Does Tillich Have A Hidden Debt To Kant?

نوع مقاله: مقاله علمی پژوهشی

نویسنده

Professor of Philosophy, Dept. of Religion and Philosophy, Hong Kong Baptist University, Kowloon, Hong Kong SAR, China

چکیده

Stephen R. Palmquist*
Received: 20/03/2019     |       Accepted: 15/04/2019
After briefly recounting a strange, quasi-mystical experience I had while first reading Immanuel Kant’s Critique of Pure Reason, I devote most of this article to exploring various similarities between theories Kant developed and ideas more commonly associated with Paul Tillich. Hints are drawn from Chris Firestone’s book, Kant and Theology at the Boundaries of Reason, which argues that my interpretation of Kant echoes themes in Tillich’s ontology. Among the themes whose Kantian roots I explore are Tillich’s theories of: God as the Ground of Being; faith as ultimate concern; courage as the proper life-choice in the face of the anxiety that naturally arises out of an honest response to the human situation, given our fundamental alienation from the divine; the crucial role of cultural symbols in bringing faith into historically realistic expressions; political forms as ideally self-negating; and love as a gift that we must express with power and justice in order to be efficacious. After considering whether Kant influenced Tillich more than Tillich ever admitted, I conclude by wondering if my own effort to develop an “affirmative” interpretation of Kant’s theory of religion may have itself had a hidden influence from my prior reading of Tillich.

 


* Professor of Philosophy, Dept. of Religion and Philosophy, Hong Kong Baptist University, Kowloon, Hong Kong SAR, China     ׀        stevepq@hkbu.edu.hk

🞕 Palmquist. S. R. (2019). Does Tillich Have A Hidden Debt To Kant. The Journal of Philosophical-Theological Research, 21(81), 73۔ 88. doi: 10.22091/jptr.2019.4191.2093

کلیدواژه‌ها

موضوعات


عنوان مقاله [English]

Does Tillich Have A Hidden Debt To Kant?

نویسنده [English]

  • Stephen R. Palmquist
Professor of Philosophy, Dept. of Religion and Philosophy, Hong Kong Baptist University, Kowloon, Hong Kong SAR, China
چکیده [English]

Stephen R. Palmquist*
Received: 20/03/2019     |       Accepted: 15/04/2019
After briefly recounting a strange, quasi-mystical experience I had while first reading Immanuel Kant’s Critique of Pure Reason, I devote most of this article to exploring various similarities between theories Kant developed and ideas more commonly associated with Paul Tillich. Hints are drawn from Chris Firestone’s book, Kant and Theology at the Boundaries of Reason, which argues that my interpretation of Kant echoes themes in Tillich’s ontology. Among the themes whose Kantian roots I explore are Tillich’s theories of: God as the Ground of Being; faith as ultimate concern; courage as the proper life-choice in the face of the anxiety that naturally arises out of an honest response to the human situation, given our fundamental alienation from the divine; the crucial role of cultural symbols in bringing faith into historically realistic expressions; political forms as ideally self-negating; and love as a gift that we must express with power and justice in order to be efficacious. After considering whether Kant influenced Tillich more than Tillich ever admitted, I conclude by wondering if my own effort to develop an “affirmative” interpretation of Kant’s theory of religion may have itself had a hidden influence from my prior reading of Tillich.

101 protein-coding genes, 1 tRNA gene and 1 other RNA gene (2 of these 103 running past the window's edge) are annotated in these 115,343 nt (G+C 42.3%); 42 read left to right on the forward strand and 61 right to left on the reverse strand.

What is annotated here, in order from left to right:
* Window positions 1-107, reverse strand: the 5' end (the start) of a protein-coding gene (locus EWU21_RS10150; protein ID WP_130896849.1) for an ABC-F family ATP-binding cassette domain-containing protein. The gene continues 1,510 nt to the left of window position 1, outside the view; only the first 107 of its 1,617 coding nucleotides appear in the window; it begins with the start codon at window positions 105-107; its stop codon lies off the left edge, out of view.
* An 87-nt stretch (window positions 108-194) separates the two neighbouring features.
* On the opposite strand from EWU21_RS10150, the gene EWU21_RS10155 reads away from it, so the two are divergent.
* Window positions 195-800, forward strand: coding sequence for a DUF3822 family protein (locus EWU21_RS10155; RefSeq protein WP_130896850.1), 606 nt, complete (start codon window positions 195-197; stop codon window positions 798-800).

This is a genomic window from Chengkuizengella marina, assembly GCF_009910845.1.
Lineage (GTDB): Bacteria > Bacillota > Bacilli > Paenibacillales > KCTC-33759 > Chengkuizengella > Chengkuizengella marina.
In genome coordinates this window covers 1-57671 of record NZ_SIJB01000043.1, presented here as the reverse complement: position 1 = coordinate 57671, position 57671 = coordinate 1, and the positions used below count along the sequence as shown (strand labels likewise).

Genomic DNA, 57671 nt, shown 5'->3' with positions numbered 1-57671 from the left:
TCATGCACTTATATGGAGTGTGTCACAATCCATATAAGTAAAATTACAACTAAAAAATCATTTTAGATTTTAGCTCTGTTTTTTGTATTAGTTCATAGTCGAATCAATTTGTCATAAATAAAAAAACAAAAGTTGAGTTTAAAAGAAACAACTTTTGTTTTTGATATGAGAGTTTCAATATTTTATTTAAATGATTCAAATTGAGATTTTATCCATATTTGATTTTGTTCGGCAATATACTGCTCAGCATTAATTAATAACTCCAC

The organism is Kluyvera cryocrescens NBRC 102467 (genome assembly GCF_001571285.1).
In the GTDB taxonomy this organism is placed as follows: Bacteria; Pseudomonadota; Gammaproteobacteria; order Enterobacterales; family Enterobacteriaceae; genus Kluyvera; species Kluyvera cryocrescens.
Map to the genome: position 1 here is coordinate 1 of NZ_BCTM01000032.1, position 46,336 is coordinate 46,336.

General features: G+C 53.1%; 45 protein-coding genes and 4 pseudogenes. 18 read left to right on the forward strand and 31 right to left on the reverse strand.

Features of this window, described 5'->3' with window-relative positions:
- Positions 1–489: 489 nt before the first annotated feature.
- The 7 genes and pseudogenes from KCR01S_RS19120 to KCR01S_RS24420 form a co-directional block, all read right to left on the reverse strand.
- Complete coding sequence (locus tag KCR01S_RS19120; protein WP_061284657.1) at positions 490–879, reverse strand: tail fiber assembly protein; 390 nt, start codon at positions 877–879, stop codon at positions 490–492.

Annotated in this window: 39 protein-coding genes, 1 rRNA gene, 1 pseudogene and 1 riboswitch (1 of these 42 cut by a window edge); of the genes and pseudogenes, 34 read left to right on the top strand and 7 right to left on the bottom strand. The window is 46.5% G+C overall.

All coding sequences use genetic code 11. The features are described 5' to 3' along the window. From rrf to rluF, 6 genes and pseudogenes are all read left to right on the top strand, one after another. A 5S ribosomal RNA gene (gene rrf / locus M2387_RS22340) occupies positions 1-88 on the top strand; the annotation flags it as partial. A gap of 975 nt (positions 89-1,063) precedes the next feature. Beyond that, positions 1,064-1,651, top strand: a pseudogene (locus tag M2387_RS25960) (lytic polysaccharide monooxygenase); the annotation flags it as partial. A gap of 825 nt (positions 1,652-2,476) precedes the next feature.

* Professor of Philosophy, Dept. of Religion and Philosophy, Hong Kong Baptist University, Kowloon, Hong Kong SAR, China     ׀        stevepq@hkbu.edu.hk

🞕 Palmquist. S. R. (2019). Does Tillich Have A Hidden Debt To Kant. The Journal of Philosophical-Theological Research, 21(81), 73۔ 88. doi: 10.22091/jptr.2019.4191.2093

کلیدواژه‌ها [English]

  • Immanuel Kant
  • Paul Tillich
  • faith as ultimate concern
  • courage
  • symbols
  • self-negating politics
  • love as gift

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-  Palmquist, S. R. (2012). To Tell the Truth on Kant and Christianity: Will the Real Affirmative Interpreter Please Stand Up! Faith and Philosophy, 29(3), 340-46. doi: faithphil201229334.

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-  Palmquist, S. R. (2017). Kant’s Model for Building the True Church: Transcending “Might Makes Right” and “Should Makes Good” through the Idea of a Non-Coercive Theocracy. Diametros, (54), 76-94. doi: 10.13153/diam.54.2017.1134.

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-  Vanden Auweele, D. (2019). Kant and Schelling on the Ground of Evil. International Journal for Philosophy of Religion, 85(2), 235-253. doi: 10.1007/s11153-019-09701-6.

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